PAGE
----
Some good news for developers and coders who use Google’s URL shortening service and always wanted a Goo.gl API for their web applications.
Google has recently released an API for Goo.gl which allows users to integrate Google’s URL shortener in their web applications, blogs or websites. You can use simple HTTP methods to create, inspect, and manage goo.gl short URLs from desktop, mobile, or web application.
Google’s URL shortening service is one of the fastest URL shortners out there. The only near competitor of Goo.gl is Bit.ly, which also provides analytics for the shortened URL’s apart from providing their own API to developers. It looks like Google wants to level the playing field in the URL shortening market by allowing coders and developers the ability to integrate Goo.gl URL shortening service in their products and apps.
Getting Started With Goo.gl API
The getting started page at Google code lists all the step by step details for developers who want to use Goo.gl in their web properties. First, you will need to get your API key from the console page, which is required to identify your application and pass different arguments or parameters. Here is how the API page looks like:
Scroll down to the bottom of the page, find the URL shortener API section and hit the “Activate” button. All done, you will be given a unique authentication URL as shown below:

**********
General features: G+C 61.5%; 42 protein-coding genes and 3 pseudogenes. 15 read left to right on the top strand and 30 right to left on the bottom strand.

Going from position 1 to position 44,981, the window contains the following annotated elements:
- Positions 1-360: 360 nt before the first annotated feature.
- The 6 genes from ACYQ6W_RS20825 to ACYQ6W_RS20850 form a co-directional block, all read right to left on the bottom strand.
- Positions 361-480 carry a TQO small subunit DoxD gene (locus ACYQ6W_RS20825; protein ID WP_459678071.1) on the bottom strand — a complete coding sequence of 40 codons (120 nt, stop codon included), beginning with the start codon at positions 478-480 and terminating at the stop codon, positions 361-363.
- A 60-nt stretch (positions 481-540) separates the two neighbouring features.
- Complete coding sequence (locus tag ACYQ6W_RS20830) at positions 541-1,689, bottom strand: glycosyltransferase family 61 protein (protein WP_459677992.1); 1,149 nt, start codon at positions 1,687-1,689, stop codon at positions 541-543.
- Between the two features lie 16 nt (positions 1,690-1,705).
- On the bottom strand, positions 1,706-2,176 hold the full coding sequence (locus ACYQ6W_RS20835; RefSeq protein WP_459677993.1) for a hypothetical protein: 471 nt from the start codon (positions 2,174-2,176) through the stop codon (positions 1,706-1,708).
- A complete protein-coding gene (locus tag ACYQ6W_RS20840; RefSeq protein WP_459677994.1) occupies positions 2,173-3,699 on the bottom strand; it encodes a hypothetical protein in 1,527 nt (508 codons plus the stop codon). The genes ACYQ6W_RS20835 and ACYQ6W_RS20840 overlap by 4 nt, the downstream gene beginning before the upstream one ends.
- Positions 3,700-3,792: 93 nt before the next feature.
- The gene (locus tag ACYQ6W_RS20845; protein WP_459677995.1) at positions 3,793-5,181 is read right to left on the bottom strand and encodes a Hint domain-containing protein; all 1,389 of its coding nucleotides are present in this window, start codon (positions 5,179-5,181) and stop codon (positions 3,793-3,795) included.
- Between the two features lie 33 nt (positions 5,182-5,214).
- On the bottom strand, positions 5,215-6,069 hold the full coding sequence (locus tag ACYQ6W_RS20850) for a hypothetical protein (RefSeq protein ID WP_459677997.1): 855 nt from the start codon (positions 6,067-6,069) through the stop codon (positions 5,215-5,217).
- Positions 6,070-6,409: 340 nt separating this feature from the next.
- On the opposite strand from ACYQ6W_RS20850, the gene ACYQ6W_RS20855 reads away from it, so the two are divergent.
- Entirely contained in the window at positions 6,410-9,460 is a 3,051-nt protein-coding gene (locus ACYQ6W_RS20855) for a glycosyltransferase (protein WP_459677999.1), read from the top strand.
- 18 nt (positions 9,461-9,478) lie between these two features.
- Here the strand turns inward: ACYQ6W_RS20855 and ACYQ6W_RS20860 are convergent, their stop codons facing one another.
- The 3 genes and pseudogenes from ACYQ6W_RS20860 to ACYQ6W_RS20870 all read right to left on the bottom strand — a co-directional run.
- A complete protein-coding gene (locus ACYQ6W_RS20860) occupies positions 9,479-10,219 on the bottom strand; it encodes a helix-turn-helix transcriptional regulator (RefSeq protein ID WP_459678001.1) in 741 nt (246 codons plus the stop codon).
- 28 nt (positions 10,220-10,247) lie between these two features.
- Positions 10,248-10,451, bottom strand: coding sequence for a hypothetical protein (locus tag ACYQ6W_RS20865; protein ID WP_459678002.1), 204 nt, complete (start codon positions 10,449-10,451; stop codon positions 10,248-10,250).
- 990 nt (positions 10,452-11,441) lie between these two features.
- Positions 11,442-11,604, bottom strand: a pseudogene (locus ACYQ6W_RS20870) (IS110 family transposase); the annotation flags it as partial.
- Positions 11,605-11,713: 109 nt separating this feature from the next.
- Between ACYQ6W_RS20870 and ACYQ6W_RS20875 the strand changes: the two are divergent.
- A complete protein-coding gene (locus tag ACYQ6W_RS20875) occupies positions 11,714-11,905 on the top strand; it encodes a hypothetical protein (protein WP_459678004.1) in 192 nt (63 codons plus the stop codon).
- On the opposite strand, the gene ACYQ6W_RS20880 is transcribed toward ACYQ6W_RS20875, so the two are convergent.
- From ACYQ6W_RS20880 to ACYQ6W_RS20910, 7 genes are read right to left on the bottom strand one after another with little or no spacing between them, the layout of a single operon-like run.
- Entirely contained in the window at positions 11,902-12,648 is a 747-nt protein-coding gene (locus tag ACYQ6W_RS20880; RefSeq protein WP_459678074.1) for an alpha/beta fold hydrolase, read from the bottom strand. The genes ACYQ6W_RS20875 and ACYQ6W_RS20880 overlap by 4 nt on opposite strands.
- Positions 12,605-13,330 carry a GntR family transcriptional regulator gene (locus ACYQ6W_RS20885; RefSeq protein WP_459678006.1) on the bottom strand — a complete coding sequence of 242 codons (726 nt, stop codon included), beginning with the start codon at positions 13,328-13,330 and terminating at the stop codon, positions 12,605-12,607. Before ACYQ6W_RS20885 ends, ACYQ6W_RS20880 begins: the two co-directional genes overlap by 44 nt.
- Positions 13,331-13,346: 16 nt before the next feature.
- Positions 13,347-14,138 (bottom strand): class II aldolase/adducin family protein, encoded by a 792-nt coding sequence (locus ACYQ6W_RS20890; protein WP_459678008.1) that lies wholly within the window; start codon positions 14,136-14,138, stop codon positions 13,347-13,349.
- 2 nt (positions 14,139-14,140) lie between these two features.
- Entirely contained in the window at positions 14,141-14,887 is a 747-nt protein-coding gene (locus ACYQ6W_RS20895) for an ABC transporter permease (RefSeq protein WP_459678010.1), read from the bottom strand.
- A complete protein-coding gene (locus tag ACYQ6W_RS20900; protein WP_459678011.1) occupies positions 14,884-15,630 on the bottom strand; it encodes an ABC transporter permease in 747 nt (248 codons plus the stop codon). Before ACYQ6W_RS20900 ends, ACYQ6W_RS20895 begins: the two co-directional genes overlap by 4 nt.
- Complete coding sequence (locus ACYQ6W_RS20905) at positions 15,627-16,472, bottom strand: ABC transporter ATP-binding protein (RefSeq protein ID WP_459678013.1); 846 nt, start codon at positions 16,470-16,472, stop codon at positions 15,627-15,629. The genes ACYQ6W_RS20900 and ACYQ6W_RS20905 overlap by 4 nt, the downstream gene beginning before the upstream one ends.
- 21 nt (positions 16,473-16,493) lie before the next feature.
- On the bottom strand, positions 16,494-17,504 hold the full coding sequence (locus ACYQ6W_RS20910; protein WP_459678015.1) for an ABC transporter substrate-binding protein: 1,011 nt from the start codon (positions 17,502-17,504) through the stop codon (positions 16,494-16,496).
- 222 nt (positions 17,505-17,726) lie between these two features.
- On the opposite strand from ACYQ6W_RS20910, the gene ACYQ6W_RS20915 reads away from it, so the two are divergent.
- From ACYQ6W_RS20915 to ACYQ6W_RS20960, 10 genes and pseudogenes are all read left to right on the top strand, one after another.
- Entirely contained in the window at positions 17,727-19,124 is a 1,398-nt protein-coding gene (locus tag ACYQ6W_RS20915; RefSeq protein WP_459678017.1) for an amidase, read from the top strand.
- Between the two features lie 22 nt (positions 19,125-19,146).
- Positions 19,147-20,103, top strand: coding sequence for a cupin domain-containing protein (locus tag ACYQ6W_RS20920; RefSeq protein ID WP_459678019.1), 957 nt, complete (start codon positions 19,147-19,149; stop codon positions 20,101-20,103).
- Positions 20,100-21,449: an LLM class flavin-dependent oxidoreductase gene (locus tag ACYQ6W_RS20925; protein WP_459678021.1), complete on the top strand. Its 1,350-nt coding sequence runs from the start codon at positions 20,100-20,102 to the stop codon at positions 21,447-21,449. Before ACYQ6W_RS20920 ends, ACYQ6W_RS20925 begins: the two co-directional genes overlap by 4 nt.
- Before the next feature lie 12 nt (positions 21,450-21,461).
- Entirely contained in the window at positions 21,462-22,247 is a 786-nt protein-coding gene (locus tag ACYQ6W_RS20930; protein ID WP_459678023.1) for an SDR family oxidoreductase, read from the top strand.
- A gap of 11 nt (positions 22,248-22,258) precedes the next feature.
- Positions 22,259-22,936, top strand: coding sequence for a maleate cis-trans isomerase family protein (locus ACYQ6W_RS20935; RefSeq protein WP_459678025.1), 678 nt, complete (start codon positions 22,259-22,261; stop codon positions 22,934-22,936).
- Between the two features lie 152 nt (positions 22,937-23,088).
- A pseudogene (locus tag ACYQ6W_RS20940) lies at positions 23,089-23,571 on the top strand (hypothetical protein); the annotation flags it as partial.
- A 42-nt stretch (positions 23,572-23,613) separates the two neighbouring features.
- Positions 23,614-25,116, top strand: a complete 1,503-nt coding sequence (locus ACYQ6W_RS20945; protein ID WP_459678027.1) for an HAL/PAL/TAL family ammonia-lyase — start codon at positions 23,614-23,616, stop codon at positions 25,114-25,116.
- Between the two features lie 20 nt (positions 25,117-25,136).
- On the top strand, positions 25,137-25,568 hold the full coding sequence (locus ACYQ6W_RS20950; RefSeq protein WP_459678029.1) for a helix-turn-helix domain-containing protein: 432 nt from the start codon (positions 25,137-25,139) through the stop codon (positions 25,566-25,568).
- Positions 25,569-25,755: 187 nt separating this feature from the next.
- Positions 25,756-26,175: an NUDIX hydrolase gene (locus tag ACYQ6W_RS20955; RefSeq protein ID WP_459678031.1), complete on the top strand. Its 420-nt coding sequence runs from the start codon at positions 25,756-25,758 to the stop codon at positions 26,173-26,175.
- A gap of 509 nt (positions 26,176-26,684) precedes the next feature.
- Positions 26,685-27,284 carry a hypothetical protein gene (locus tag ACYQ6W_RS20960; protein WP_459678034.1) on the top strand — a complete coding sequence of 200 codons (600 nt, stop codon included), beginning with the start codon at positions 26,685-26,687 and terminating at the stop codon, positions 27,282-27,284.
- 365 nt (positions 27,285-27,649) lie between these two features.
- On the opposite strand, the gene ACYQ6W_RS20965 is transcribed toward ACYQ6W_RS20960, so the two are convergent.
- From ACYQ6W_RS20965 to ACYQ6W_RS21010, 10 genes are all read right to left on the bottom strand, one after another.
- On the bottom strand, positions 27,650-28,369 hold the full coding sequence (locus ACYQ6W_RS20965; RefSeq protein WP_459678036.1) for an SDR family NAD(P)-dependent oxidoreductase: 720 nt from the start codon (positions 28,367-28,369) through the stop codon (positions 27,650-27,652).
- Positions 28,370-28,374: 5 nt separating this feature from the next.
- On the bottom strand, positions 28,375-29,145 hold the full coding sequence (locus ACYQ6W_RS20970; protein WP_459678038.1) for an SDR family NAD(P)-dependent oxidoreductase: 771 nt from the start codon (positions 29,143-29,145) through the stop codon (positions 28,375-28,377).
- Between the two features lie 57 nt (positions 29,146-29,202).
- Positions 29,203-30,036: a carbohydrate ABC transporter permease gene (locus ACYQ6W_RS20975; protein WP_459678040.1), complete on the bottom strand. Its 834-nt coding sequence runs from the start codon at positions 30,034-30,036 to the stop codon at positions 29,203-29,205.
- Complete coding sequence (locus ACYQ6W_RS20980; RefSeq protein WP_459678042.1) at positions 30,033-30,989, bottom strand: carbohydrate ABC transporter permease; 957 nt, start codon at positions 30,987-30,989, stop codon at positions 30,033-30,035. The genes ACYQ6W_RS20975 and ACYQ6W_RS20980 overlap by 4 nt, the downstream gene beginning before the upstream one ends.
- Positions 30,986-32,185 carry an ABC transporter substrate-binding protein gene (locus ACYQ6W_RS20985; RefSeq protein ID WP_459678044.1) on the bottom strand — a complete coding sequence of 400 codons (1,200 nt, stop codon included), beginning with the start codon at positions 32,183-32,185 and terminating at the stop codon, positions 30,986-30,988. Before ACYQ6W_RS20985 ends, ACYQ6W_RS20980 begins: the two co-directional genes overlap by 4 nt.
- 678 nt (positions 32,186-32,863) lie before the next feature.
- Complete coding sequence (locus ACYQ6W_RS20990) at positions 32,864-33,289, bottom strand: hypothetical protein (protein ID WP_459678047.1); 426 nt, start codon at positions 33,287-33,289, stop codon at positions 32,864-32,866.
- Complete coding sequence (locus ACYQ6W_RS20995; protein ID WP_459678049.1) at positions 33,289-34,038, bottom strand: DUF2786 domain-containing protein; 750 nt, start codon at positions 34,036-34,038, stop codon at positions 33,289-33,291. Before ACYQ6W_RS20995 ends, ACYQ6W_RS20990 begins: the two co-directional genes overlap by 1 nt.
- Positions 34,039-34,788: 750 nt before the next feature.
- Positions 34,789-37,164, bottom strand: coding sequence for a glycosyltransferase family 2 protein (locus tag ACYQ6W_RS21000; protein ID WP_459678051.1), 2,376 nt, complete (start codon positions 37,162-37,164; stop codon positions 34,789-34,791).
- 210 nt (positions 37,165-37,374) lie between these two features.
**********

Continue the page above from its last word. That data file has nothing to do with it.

After the authentication part is complete, you can head over to the Actions page and learn how to use Goo.gl URL shortener API and choose the different actions required by your application.
For development purposes, you can issue API calls without a developer key, but using a key will grant you much higher usage limits. The advantage of using Goo.gl API is that apart from shortening and expanding long URL’s within your application, you can also fetch history and analytics of the shortened URL’s. Common examples include auto shortening URL’s from a custom Twitter client, shortening the long link of your blog post – the possibilities are endless.
Do give Goo.gl API a try and let us know your ideas in the comments section. [via Google Code blog ]